- It is good fun! (Honestly, that is probably the main reason we went so far with it: because I was loving it, too.)
- It is a great language to share as a family. You and your partner can have fun signing across a crowded room or over your kid’s head when they are not looking! And older siblings often love showing signs to their new little sibs.
This book taught me many of my first signs. At this stage, though, I became convinced it would really help if both parents were on board, so I thought the easiest and most fun way to involve NinjaDad would be to go to a class, so we could learn in a social setting. As luck would have it, a friend decided to host a class at her house; we joined that one. The instructor would come in and teach us, on a weekend—perfect! And so it was that NinjaDad started to get really excited by it, too.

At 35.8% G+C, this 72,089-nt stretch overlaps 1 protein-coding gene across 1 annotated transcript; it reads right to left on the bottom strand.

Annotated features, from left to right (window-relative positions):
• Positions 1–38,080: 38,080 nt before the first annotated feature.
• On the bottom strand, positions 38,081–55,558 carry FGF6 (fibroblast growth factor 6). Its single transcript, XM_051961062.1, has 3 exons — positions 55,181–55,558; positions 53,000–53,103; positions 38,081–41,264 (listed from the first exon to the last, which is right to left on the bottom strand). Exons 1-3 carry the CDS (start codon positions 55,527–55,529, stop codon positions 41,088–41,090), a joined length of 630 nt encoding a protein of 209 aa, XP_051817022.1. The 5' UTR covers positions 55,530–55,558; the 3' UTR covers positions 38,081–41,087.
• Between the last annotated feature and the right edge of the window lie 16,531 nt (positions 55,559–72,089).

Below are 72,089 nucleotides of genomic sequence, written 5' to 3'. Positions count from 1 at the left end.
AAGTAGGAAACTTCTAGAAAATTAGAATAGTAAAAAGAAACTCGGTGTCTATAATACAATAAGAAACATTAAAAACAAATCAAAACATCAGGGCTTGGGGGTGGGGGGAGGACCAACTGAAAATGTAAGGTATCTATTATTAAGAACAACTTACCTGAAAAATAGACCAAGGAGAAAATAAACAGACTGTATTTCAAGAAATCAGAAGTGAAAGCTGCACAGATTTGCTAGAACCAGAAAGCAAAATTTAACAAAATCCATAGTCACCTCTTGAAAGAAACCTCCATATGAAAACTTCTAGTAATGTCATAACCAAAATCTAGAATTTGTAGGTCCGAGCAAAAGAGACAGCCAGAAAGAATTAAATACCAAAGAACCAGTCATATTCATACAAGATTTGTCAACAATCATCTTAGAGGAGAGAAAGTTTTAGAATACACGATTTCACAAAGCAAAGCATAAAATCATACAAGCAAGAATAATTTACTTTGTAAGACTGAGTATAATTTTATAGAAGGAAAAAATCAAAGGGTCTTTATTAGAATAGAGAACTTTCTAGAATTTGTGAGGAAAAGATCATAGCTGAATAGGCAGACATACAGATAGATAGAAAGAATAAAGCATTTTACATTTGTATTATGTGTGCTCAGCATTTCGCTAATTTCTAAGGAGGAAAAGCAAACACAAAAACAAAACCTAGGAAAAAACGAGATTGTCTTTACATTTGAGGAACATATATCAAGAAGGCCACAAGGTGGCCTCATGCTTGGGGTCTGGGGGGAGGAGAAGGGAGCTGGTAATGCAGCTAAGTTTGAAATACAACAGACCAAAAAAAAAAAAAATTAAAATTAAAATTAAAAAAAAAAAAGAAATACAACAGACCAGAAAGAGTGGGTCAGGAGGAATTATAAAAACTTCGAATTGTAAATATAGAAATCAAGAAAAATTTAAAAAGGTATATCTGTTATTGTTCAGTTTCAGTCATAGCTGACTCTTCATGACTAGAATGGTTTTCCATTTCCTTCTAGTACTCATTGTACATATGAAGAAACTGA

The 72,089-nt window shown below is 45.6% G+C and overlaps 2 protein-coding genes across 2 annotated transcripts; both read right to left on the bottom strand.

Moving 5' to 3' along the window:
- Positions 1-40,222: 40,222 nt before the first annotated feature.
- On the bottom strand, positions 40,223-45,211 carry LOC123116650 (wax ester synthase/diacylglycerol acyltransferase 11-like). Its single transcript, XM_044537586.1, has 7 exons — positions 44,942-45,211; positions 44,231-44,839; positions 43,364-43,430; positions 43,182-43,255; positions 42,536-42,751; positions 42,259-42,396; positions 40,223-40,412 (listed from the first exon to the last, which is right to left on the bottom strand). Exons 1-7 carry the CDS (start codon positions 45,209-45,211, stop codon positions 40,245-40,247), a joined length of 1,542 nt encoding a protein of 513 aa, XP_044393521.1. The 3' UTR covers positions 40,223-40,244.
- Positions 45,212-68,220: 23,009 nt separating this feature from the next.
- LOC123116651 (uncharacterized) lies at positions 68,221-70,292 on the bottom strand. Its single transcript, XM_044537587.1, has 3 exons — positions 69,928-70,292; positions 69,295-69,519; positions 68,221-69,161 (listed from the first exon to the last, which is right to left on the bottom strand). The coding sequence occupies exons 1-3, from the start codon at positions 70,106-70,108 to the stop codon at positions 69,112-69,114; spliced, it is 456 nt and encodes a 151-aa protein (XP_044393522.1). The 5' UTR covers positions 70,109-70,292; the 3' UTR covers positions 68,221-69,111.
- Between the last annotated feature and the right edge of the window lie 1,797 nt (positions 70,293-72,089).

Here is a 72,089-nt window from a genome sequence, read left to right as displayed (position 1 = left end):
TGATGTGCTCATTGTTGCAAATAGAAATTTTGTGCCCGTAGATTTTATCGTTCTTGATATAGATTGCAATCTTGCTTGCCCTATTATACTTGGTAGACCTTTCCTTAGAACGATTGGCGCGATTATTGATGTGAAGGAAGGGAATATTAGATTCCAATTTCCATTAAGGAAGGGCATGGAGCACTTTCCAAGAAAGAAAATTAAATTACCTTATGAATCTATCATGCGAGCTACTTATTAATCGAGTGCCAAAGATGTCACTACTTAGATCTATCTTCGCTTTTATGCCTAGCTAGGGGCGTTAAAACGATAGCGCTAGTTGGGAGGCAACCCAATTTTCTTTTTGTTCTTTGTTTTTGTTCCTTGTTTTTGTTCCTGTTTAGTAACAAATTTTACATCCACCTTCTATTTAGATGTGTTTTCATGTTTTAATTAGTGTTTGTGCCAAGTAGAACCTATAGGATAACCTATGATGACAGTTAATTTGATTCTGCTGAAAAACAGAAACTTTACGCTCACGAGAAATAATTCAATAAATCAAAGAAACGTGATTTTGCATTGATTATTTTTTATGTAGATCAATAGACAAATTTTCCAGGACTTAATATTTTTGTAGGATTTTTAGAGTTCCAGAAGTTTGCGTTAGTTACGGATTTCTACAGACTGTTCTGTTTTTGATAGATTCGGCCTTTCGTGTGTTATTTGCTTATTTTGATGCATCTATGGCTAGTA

We taught our kid her first sign when she was 6 months old. That sign was food and I repeated it every time she had a meal. She signed her first word when she was 9 months old. That means there was a 3-month gap in which I was signing frantically to her and I was getting nothing back. I almost gave up. Her first sign was “fan”—as in ceiling fan. Her next two signs were “duck” and “light.” She didn’t sign “food” until she was over a year old (and had well over 50 signs under her belt). That taught me my first lesson: she is going to be most enthusiastic and motivated to sign about the things that she finds interesting not about the things I think are important. Hahaha! I guess I should be flattered, as a mom, that she never felt she had an urgent need to ask for food.
Then we just kept going. I was forever wondering when we’d stop. Oh, I’ll only teach her 50 or so. But then we’d get to 50 and her thirst for knowing more and more would egg me on. She would point at things and look at me expectantly. I bought a book, initially a simple ASL visual dictionary, so I could look up the signs she wanted to learn from me. Eventually that book stopped fulfilling all our needs (as it was not geared to kids, I guess) and I caught on to the fact that the easiest way to look up signs is online. And we were off. Her signed vocab kept growing and growing. And, alongside, her first words were coming in, too.